When the cross reappears

The olive-wood cross reminded me that Christ's sacrificial love is as close as the palm of my hand. Then I lost it.
September 13, 2017

Last year around this time, I ordered a planner that greatly enhanced the ordering of my time.

Sacred Ordinary Days brought me into the rhythm of the liturgical year not only when I prepared a sermon but also in the seemingly mundane tasks of caring for home, body, and relationships.

When the weekly planner arrived, I was surprised to find in the package a "clinging cross." The olive-wood piece was a gift from the company and fit into the palm of my hand. Their intention was that holding the cross while planning my day would help me in centering on the presence of Christ in my life.

The cross became a part of my wardrobe. Wherever I went, so did the cross. I carried it in pockets, in purses, and, of course, in my hands. I would forget about it often during the day, but when my fingers or eyes would stumble upon it, I felt an immediate sense of calm. Earlier this year, when a beloved church member died unexpectedly, I held it constantly as people bombarded me with questions and I felt overwhelmed. I kept it on the pulpit as I delivered a homily at her funeral. I was truly clinging to the clinging cross.

A couple of months later, another funeral arose during the busiest part of Lent. I remember having the cross in my office, in my backpack, in my purse. But one morning soon after the funeral was over, I couldn't find it. I checked the pockets of the dress and robe I'd worn. I opened drawers and looked under sofas but found only peppermint wrappers and stray dog hairs.

Though I missed having the cross in my hand, I trusted that it would reappear. I was not dependent on holding it, realizing that the practice pointed to something bigger. Holding it simply deepened my awareness that the sacrificial love of Jesus was as close as the palm of my hand—for me to receive for myself and to offer to others.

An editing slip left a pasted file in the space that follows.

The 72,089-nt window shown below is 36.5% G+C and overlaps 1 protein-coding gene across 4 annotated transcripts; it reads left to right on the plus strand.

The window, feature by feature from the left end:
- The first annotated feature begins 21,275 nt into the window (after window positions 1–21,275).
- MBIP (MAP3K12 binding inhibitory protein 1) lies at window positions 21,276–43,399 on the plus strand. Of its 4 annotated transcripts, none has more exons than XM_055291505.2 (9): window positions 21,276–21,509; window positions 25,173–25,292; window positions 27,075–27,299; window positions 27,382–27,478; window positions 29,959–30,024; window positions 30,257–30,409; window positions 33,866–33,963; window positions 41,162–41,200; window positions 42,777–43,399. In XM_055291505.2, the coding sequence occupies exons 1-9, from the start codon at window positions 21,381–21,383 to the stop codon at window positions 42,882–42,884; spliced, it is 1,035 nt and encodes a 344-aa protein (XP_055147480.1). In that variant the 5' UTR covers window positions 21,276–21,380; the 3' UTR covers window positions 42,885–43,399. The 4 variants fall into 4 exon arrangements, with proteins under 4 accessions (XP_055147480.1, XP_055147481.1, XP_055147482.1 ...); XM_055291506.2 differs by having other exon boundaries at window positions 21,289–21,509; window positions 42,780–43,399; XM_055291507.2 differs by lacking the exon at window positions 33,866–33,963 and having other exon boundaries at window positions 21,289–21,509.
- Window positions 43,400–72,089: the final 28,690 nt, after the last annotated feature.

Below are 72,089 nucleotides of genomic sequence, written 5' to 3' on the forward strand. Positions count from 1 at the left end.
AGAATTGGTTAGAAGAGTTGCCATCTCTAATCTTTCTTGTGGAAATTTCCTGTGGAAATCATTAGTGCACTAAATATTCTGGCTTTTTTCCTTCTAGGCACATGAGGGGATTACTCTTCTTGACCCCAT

Weeks passed, and no cross appeared. I confess that I prayed one of those prayers that some of us avoid because they seem selfish: "Hey, God, yeah, I know you're busy with more important things, but uh ... I sure do miss that cross. I know I could buy another, but could you help me find this lost treasure?" Sometimes I think those prayers that we avoid are not selfish but rather reveal an ongoing need for God.

Months passed, and I only thought of the cross occasionally. When I did, I gave thanks that I had it when I needed it. I no longer asked for God to help me find it or to reveal its location. 

This past weekend, as the temperatures cooled, I dipped into my fall wardrobe to find something to wear to a wedding rehearsal where I would officiate. I chose a dark purple dress with small, zippered pockets on the front and put it on.

I felt something inside one of the pockets. Before unzipping it, I already knew.

In the middle of my bedroom, I stood open-mouthed, as the clinging cross emerged from its cocoon into the light. The cross had disappeared last spring. I had not worn this dress since last fall.

God said to Moses, “I am who I am.” He said further, “Thus you shall say to the Israelites, ‘I am has sent me to you.’” 

— Exodus 3:14 (New Revised Standard Version)

Last Sunday's Old Testament text ushered us into the story of our deliverance with God appearing to Moses out of a burning bush. For many years to come, God would speak directly to Moses and appear to the Israelites in various ways as God led them into freedom. The burning bush began a journey where God was not always quite so visible—as hidden as a cross buried in a dress pocket.

Even when we wonder if God has disappeared, we can trust God to reappear.

Even when we don't have a tangible cross to which we can cling, the cross reappears in the hands we extend to one another. The cross reappears in the nail-pierced hand that orders our lives as we order our ordinary days.

Originally posted at Duckworth's blog

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